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American Sign Language - Interpreter Training: Careers

A guide to resources, online and in print, related to American Sign Language - Interpreter Training.

Careers

Summary of Career Info

Summary

Quick Facts: Interpreters and Translators
2018 Median Pay $49,930 per year 
$24.00 per hour
Typical Entry-Level Education Bachelor's degree
Work Experience in a Related Occupation None
On-the-job Training None
Number of Jobs, 2016 68,200
Job Outlook, 2016-26 18% (Much faster than average)
Employment Change, 2016-26 12,100

What Interpreters and Translators Do

Interpreters and translators convert information from one language into another language. Interpreters work in spoken or sign language; translators work in written language.

Work Environment

Interpreters work in settings such as schools, hospitals, courtrooms, meeting rooms, and conference centers. Some work for translation and interpretation companies, individual organizations, or private clients. Many translators also work remotely. Self-employed interpreters and translators frequently have variable work schedules. Most interpreters and translators work full time during regular business hours.

How to Become an Interpreter or Translator

Although interpreters and translators typically need at least a bachelor’s degree, the most important requirement is to have native-level proficiency in English and at least one other language.

Pay

The median annual wage for interpreters and translators was $49,930 in May 2018.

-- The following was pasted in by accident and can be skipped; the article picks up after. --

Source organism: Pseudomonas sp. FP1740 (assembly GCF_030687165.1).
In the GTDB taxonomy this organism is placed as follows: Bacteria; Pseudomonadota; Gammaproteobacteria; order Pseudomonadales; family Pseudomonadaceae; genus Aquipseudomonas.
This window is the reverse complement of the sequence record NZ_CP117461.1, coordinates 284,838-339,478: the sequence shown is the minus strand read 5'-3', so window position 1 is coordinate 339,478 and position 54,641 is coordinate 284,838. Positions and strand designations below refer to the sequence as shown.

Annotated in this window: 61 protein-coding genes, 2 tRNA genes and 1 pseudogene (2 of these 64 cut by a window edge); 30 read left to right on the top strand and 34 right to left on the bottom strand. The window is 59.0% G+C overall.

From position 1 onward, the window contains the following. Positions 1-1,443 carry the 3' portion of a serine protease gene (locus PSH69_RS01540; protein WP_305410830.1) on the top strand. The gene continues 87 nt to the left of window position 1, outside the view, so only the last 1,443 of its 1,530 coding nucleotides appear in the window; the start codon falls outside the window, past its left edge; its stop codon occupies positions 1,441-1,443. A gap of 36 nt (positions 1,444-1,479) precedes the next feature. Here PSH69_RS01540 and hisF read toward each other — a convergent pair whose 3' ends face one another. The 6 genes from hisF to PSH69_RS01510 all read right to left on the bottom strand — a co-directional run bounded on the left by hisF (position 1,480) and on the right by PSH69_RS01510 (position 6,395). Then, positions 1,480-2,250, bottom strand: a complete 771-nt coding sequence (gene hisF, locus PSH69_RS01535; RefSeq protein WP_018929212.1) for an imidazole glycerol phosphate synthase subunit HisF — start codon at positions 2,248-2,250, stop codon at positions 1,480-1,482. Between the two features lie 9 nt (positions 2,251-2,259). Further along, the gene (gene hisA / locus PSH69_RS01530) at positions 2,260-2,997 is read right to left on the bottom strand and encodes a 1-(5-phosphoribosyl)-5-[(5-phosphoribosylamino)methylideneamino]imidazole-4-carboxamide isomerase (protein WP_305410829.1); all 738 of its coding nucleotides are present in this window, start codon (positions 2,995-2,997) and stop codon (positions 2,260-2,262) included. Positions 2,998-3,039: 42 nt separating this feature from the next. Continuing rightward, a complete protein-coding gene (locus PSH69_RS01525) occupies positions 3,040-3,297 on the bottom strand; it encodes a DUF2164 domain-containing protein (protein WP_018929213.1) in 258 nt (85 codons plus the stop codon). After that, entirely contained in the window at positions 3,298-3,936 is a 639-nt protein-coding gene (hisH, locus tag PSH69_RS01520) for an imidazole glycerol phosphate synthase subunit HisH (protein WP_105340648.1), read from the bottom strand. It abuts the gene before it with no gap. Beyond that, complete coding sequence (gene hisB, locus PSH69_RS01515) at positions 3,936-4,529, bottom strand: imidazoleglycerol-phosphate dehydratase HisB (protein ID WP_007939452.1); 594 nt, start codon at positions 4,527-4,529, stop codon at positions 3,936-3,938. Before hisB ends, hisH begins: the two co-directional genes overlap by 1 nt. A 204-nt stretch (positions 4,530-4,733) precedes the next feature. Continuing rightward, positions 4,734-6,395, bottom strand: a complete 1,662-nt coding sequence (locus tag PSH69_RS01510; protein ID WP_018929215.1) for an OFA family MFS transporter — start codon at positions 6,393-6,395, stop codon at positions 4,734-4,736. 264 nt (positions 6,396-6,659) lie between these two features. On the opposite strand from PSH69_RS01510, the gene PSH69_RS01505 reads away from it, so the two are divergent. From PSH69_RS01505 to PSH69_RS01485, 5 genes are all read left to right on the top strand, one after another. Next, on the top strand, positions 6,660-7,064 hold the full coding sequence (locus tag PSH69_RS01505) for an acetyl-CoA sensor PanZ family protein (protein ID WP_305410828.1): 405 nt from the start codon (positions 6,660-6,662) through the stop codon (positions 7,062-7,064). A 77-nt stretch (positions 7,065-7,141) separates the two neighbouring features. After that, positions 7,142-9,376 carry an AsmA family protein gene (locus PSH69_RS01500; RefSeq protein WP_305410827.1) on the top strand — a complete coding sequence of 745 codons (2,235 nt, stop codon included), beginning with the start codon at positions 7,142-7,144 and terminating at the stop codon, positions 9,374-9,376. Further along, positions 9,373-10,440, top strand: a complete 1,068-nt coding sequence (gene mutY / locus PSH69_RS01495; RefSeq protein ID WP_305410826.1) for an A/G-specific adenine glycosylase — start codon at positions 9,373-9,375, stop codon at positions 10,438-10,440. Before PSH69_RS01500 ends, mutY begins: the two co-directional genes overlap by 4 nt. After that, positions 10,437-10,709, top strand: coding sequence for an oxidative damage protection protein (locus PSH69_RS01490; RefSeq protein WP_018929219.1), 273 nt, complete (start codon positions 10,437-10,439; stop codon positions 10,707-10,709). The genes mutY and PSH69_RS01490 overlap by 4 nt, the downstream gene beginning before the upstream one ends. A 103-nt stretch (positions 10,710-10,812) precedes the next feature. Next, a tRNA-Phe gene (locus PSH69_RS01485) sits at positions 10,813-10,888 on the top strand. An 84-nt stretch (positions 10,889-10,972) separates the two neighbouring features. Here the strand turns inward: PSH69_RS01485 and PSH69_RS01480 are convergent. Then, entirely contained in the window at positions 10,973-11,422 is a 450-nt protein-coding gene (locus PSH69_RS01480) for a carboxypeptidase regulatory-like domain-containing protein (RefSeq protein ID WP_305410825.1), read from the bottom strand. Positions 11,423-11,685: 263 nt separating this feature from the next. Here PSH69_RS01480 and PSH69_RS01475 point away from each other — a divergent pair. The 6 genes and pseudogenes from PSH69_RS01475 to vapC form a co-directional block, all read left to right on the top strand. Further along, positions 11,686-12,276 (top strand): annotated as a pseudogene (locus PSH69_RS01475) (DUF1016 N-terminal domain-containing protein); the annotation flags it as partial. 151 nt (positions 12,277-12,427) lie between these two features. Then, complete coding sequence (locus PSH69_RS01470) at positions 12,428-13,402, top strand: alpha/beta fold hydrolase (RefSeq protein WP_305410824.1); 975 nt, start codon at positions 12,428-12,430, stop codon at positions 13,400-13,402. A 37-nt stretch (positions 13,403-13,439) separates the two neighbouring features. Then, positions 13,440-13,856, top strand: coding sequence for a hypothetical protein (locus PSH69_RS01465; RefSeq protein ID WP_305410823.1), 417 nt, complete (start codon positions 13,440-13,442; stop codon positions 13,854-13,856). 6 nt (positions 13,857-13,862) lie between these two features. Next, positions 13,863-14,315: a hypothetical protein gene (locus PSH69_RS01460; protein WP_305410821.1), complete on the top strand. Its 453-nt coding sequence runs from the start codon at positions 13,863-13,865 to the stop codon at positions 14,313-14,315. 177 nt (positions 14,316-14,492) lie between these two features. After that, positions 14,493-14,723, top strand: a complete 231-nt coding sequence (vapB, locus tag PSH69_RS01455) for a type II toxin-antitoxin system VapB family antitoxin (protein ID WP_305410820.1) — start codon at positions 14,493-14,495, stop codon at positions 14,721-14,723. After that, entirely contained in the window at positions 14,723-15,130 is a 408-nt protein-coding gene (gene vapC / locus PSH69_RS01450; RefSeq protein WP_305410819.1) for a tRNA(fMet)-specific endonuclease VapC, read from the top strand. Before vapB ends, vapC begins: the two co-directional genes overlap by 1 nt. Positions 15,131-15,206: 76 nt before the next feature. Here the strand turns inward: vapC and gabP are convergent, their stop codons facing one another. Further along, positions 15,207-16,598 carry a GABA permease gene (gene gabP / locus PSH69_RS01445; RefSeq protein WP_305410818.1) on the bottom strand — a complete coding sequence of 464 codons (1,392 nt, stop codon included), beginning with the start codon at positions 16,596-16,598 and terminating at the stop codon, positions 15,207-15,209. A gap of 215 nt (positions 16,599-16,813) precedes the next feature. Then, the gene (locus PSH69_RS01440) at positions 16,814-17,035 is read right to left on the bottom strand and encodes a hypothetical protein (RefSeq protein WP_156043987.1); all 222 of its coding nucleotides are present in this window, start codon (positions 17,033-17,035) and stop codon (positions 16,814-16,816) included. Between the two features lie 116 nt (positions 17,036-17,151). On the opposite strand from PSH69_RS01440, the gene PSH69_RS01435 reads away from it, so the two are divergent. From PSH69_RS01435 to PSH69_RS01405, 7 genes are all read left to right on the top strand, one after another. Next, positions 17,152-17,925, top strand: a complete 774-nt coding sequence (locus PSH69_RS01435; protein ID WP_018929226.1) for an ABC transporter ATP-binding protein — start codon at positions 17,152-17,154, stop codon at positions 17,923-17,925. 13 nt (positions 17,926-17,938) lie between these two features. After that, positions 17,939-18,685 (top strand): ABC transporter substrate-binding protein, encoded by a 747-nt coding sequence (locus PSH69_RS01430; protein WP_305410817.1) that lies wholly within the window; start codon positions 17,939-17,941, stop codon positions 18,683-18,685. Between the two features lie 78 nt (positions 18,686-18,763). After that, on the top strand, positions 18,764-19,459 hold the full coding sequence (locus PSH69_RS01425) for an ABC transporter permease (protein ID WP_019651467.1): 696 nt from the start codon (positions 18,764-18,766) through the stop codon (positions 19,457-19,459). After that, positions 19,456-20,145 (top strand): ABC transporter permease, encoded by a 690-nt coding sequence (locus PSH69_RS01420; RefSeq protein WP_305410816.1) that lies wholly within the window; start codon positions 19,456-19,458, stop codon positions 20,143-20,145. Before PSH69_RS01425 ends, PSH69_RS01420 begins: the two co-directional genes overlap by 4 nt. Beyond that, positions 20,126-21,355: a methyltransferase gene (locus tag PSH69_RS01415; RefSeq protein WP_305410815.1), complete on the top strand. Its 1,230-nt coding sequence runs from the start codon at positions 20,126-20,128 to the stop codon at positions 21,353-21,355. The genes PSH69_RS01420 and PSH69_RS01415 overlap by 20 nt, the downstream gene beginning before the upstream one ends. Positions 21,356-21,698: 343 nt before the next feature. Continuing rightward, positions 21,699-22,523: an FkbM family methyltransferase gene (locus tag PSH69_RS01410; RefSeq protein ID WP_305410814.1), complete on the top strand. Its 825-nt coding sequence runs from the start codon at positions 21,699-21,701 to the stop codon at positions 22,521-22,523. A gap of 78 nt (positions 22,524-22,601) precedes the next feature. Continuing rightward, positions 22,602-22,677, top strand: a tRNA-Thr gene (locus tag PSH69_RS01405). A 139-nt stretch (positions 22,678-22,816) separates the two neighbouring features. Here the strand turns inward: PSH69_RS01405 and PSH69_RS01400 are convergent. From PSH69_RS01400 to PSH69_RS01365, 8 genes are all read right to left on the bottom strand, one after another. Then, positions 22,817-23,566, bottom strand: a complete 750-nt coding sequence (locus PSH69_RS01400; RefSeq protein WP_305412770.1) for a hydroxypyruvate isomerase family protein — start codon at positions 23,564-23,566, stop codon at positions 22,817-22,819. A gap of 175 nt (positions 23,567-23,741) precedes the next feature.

Job Outlook

Employment of interpreters and translators is projected to grow 18 percent from 2016 to 2026, much faster than the average for all occupations. Globalization and large increases in the number of non-English-speaking people in the United States will drive employment growth. Job prospects should be best for those who have professional certification.

State & Area Data

Explore resources for employment and wages by state and area for interpreters and translators.

Similar Occupations

Compare the job duties, education, job growth, and pay of interpreters and translators with similar occupations.

More Information, Including Links to O*NET

Learn more about interpreters and translators by visiting additional resources, including O*NET, a source on key characteristics of workers and occupations.

Bureau of Labor Statistics, U.S. Department of Labor, Occupational Outlook Handbook, Interpreters and Translators, 
on the Internet at https://www.bls.gov/ooh/media-and-communication/interpreters-and-translators.htm (visited July 15, 2019).


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